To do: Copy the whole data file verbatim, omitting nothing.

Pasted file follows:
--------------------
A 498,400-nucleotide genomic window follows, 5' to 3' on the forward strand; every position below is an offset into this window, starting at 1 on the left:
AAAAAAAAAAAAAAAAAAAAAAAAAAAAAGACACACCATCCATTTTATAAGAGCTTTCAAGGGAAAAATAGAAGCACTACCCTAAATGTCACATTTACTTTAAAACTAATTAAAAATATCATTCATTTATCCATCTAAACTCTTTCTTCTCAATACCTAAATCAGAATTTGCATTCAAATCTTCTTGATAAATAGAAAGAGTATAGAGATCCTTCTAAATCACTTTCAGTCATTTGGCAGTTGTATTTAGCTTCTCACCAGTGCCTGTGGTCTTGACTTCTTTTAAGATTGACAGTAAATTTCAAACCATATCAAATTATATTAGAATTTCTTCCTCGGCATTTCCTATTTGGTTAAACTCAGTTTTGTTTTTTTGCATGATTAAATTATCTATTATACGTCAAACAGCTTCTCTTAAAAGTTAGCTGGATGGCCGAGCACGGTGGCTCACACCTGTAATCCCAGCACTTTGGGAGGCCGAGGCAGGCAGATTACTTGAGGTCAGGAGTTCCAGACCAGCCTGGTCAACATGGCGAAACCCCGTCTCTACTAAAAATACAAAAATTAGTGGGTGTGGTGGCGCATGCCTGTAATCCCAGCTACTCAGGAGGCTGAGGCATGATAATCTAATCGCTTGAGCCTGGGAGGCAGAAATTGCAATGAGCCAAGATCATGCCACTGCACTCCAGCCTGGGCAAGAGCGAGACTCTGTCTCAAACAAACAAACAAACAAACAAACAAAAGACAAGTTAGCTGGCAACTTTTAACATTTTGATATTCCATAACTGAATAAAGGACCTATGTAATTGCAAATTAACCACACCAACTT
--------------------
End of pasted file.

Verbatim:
A 498,400-nucleotide genomic window follows, 5' to 3' on the forward strand; every position below is an offset into this window, starting at 1 on the left:
AAAAAAAAAAAAAAAAAAAAAAAAAAAAAGACACACCATCCATTTTATAAGAGCTTTCAAGGGAAAAATAGAAGCACTACCCTAAATGTCACATTTACTTTAAAACTAATTAAAAATATCATTCATTTATCCATCTAAACTCTTTCTTCTCAATACCTAAATCAGAATTTGCATTCAAATCTTCTTGATAAATAGAAAGAGTATAGAGATCCTTCTAAATCACTTTCAGTCATTTGGCAGTTGTATTTAGCTTCTCACCAGTGCCTGTGGTCTTGACTTCTTTTAAGATTGACAGTAAATTTCAAACCATATCAAATTATATTAGAATTTCTTCCTCGGCATTTCCTATTTGGTTAAACTCAGTTTTGTTTTTTTGCATGATTAAATTATCTATTATACGTCAAACAGCTTCTCTTAAAAGTTAGCTGGATGGCCGAGCACGGTGGCTCACACCTGTAATCCCAGCACTTTGGGAGGCCGAGGCAGGCAGATTACTTGAGGTCAGGAGTTCCAGACCAGCCTGGTCAACATGGCGAAACCCCGTCTCTACTAAAAATACAAAAATTAGTGGGTGTGGTGGCGCATGCCTGTAATCCCAGCTACTCAGGAGGCTGAGGCATGATAATCTAATCGCTTGAGCCTGGGAGGCAGAAATTGCAATGAGCCAAGATCATGCCACTGCACTCCAGCCTGGGCAAGAGCGAGACTCTGTCTCAAACAAACAAACAAACAAACAAACAAAAGACAAGTTAGCTGGCAACTTTTAACATTTTGATATTCCATAACTGAATAAAGGACCTATGTAATTGCAAATTAACCACACCAACTT